wait (system call)
|This article does not cite any references or sources. (March 2007)|
In modern computer operating systems, a process (or task) may wait on another process to complete its execution. In most systems, a parent process can create an independently executing child process. The parent process may then issue a wait system call, which suspends the execution of the parent process while the child executes. When the child process terminates, it returns an exit status to the operating system, which is then returned to the waiting parent process. The parent process then resumes execution.
An operating system may provide variations of the wait call that allow a process to wait for any of its children processes to exit, or to wait for a single specific child process (identified by its process-ID) to exit.
The exit status returned by a child process typically indicates whether the process terminated normally or abnormally. For normal termination, this status also includes the exit code (usually a small integer value) that the process returned to the system.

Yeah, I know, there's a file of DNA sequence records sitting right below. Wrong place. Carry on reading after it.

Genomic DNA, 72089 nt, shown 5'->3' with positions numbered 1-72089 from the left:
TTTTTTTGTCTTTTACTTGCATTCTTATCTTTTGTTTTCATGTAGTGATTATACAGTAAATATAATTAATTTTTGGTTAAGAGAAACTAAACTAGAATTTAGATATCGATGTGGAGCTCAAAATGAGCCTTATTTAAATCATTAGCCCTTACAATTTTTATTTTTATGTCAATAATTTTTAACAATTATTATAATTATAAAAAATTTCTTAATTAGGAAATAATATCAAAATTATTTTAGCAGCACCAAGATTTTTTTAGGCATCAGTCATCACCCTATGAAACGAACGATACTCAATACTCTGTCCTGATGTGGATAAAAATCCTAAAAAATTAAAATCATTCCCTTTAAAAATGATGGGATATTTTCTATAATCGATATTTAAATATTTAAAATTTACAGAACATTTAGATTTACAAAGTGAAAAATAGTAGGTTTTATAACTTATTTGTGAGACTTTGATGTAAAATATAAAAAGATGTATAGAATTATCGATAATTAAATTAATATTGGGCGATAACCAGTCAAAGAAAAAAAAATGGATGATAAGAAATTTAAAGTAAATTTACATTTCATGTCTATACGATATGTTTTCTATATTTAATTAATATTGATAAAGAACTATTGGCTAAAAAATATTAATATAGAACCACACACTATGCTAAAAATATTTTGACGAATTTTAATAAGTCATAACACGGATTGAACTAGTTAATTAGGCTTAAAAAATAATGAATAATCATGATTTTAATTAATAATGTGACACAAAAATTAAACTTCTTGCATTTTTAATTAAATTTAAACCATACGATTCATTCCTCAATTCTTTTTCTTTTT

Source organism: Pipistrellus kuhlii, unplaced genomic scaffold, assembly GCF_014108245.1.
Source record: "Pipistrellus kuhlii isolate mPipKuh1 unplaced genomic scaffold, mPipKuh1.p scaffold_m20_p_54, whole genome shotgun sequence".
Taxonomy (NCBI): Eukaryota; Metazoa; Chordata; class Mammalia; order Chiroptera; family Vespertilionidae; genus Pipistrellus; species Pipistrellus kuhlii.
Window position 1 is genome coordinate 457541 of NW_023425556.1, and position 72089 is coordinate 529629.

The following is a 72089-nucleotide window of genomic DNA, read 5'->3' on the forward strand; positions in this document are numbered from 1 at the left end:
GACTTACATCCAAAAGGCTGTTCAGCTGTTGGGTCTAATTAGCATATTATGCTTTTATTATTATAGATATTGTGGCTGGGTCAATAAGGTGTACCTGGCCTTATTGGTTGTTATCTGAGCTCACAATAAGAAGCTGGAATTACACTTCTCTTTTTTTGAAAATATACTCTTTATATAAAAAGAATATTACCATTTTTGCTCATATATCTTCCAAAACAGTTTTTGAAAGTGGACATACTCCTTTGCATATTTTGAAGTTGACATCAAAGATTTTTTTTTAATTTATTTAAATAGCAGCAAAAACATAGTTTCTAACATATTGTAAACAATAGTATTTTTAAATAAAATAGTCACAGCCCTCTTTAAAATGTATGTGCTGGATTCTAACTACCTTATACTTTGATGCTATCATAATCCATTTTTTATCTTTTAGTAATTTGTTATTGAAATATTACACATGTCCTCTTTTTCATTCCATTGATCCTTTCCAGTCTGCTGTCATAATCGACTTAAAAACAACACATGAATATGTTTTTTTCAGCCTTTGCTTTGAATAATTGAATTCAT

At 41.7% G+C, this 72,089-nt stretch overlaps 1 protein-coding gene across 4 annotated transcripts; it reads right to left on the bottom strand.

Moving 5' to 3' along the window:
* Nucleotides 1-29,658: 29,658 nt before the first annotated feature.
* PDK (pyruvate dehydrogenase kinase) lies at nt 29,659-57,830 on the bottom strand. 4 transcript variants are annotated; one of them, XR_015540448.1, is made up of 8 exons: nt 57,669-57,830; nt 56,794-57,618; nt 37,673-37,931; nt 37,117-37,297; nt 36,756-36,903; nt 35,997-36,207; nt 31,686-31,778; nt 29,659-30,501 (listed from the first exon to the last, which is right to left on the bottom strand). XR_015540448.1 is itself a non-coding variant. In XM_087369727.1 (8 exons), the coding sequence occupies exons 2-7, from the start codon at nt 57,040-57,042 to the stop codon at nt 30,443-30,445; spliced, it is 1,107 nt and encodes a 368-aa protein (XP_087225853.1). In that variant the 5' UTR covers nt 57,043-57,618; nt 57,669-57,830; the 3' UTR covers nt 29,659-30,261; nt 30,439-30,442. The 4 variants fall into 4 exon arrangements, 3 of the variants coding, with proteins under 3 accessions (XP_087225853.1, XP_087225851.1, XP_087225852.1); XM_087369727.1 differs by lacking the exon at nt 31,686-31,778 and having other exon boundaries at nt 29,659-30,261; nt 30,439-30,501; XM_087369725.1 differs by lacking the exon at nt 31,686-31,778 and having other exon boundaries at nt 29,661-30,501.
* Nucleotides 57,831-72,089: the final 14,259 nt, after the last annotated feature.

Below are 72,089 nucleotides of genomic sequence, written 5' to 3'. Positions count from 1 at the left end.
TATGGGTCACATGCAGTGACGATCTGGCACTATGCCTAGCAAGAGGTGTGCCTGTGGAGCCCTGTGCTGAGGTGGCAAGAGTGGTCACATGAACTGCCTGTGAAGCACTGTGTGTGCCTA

A child process that terminates but is never waited on by its parent becomes a zombie process. Such a process continues to exist as an entry in the system process table even though it is no longer an actively executing program. Such situations are typically handled with a special "reaper" process that locates zombies and retrieves their exit status, allowing the operating system to then deallocate their resources.
Similarly, a child process whose parent process terminates before it does becomes an orphan process. Such situations are typically handled with a special "root" (or "init") process, which is assigned as the new parent of a process when its parent process exits. This special process detects when an orphan process terminates and then retrieves its exit status, allowing the system to deallocate the terminated child process.